By KC Lemson [MS]
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User Experience (UX)
The history of attachment security in Outlook, part 1 
The history of attachment security in Outlook, part 1 
The history of attachment security in Outlook, part 1 
KC Lemson [MSFT]
16 Aug 2004 8:52 PM
This posting is provided "AS IS" with no warranties, and confer no rights. Moreover, I'm describing the history of the situation from when I actively worked on this area several years ago. Some things may have changed since then.
I started my career at MS as a tester on the Outlook team, as a contractor; I moved to fulltime 6 months later. I was given the option of interviewing in the NT group or in this group called Outlook that I'd never heard of (Office 97 had recently released). I asked what Outlook was, the recruiter said "It does email and stuff", and I said sure, I like email, let's try that one. I had a smart interviewer who used my sysadmin experience as a basis for asking me questions, but as I realized later, the questions were really testing based questions about narrowing down the repro for a problem.
So 6 months after my contract started, I interviewed for and got a fulltime position in the same group, doing essentially the same thing. And shortly thereafter, I was assigned the areas I would own as a tester for the next couple of years, one of which was "attachments". I owned attachments in Outlook - however you got them into or out of Outlook, I was the main tester for that area. Right around that time, I had my first experience with a security issue,
a buffer overrun when downloading a specially formatted MIME attachment
. That was my first taste of working around the clock to fix, test and release a hotfix, with many eyes watching what I was doing.
Later the next year, Melissa stopped by for a visit.
? (Oh how we cursed Kwyjibo's name). A few months after Melissa came
. So around that time, we decided to do something about it. We knew that one problem was that many users didn't realize attachments could be so dangerous, and so we released (designed, coded, tested, and
released, that is) the first Outlook Attachment Security Patch. Another week or two of my life went to testing this patch (we released it for both Outlook 98 and 2000, and testing the installer + patch on both versions + a variety of operating systems created a lovely matrix for me).
This first patch put up a dialog when it encountered a certain type of attachment, the goal being to get the user to think twice about opening the file. The UI prompt looked like this:
We released it and eagerly waited to see if it would have the desired result... eventually
happened, and we learned that no, it did not have the desired result. When ILoveYou hit us at Microsoft, I saved off every copy of it I received from anyone because I wanted to know what idiots opened the attachment. I also checked the version of Outlook each of them used to send me ILY (OutlookInternalVersion in the field chooser if you're curious), and for many of them it was the patched version.
We knew something more drastic was needed. So we put a stop to a lot of other work that was going on and focused on how to solve this problem. There were several core problems, of course - #1 was users getting to the file and executing it, #2 was the ability of the viruses to quickly scan through and grab addresses from Outlook and #3 was the ability of the viruses to programatically replicate using Outlook, i.e. send copies of themselves out.
So we came up with a design to address each of these problems (there was interest at every level in this project; I remember a couple of hallway conversations about how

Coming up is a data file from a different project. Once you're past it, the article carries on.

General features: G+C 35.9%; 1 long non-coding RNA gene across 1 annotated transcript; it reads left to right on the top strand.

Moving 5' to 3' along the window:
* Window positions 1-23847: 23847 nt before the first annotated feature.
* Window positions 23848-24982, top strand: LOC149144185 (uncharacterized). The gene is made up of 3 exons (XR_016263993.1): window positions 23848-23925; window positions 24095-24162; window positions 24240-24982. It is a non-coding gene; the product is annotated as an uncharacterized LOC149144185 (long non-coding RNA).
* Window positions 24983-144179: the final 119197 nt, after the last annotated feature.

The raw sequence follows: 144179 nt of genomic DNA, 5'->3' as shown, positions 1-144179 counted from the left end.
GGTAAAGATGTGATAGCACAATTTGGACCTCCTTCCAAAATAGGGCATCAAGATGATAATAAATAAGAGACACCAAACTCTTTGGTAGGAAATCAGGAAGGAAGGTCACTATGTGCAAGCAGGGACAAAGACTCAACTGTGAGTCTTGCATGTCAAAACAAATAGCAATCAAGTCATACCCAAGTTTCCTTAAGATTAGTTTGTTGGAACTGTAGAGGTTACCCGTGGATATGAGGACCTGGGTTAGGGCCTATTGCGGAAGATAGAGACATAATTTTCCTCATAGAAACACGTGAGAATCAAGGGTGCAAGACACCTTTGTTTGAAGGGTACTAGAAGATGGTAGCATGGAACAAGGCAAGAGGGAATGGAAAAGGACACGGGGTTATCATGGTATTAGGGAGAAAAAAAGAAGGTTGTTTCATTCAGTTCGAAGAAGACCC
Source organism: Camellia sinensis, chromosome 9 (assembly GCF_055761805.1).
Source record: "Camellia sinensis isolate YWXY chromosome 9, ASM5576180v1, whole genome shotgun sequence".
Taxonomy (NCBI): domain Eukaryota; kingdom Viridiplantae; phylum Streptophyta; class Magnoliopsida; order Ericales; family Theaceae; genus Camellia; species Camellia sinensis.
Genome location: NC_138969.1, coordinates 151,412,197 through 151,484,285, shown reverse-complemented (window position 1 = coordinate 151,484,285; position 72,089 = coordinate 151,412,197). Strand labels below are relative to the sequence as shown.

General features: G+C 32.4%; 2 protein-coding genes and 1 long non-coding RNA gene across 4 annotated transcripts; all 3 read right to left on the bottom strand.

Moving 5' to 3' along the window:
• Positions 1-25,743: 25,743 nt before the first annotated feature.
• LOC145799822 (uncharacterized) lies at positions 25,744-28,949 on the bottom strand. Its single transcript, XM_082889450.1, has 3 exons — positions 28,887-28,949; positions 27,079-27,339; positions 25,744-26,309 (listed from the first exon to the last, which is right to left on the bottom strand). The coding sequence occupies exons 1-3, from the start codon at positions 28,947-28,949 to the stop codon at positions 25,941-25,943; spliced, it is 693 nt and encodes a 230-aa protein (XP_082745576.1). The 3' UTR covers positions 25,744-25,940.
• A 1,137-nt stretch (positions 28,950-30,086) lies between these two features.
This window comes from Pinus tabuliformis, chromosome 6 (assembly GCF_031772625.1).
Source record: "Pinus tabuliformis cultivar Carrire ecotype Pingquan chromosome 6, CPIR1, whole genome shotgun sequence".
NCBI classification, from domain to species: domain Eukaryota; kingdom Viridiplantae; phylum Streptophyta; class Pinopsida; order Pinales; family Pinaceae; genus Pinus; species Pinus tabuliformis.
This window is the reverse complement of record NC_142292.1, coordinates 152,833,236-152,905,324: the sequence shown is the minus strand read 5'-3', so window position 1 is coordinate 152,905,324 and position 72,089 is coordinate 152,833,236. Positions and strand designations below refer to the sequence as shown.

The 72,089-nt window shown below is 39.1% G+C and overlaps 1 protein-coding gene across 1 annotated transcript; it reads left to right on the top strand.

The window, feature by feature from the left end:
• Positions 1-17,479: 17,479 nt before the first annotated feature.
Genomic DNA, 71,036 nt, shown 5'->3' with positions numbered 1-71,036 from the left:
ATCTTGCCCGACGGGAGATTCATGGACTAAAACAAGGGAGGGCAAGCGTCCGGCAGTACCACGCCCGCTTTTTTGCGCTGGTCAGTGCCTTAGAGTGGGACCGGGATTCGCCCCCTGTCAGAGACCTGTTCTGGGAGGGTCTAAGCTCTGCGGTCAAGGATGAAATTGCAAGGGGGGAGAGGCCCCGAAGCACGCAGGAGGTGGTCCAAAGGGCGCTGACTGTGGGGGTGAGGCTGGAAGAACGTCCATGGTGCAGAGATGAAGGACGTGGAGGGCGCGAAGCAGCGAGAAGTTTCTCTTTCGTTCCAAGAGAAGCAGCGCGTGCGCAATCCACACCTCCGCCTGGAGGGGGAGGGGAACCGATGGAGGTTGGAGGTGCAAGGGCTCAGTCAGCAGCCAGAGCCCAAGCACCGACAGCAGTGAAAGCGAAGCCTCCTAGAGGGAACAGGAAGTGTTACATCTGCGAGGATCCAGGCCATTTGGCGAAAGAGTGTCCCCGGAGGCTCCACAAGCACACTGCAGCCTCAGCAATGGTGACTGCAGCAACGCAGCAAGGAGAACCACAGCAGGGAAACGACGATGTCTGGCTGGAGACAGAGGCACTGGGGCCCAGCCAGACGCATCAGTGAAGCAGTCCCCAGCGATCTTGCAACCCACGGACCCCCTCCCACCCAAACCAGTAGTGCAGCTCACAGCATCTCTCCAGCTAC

was reviewing the spec and suggesting changes). First off was the more restrictive attachment blocking - we wouldn't just gently remind you that attachments are bad, mmmmkay - we would just plain not let you get at certain types of files. We kept in the 'gentle reminder' type of file blocking and figured that some customers would want to use that for attachments such as ZIP.
Next we worked on address gathering. At first glance this might seem simple (or at least I know it seemed simple to many people four years ago, but those were different times). It's not just programmatic access to the addressbook (which is what Melissa used, and mailed itself to the first 50 entries or something stupid like that IIRC ), but programmatic access to any email addresses you can get at via Outlook in any way . So there are some obvious ones off the top - the email fields in contacts, the from/to/cc on email in your folders, etc. But what about the body of a message - when you reply to a message, the SMTP address can get quoted in the original. And don't forget about the methods in the object model to do a search and return the results of the search as a collection - so you could do a search on email messages to find the addresses, for example. The list goes on... you get the point. All of that stuff had to be blocked. Along with this was included the capability to bless programmatic retrieval of addresses for a certain number of minutes, up to 10, so that if you're doing something that's grabbing address properties for a short time, you didn't have to approve it for every single property.
Third was propagation, outlook.item.send. The approach to this was to prevent the ability to send messages so quickly that even if the user did figure out what was happening, by the time they were able to respond, the machine would have already propagated hundreds or thousands of times. So a dialog with a five second wait was implemented and the "Yes" button to send wasn't even accessible until the five seconds had passed. One of the main goals behind the five second wait is that even if a program did
programatically hit the "Yes" button
, there would still be a wait before the next send. So in order to propagate using this same method as had been used before, a user would have to get infected and then hit 'yes' on the button time and time again. And boy, if a user does that, then we're
in trouble. :-)
We also knew that the programmatic blocks would harm ISVs who developed solutions on Outlook, and so we worked on ways to allow third parties to allow their applications to work, rewriting them if needed (and to this day, not all third parties are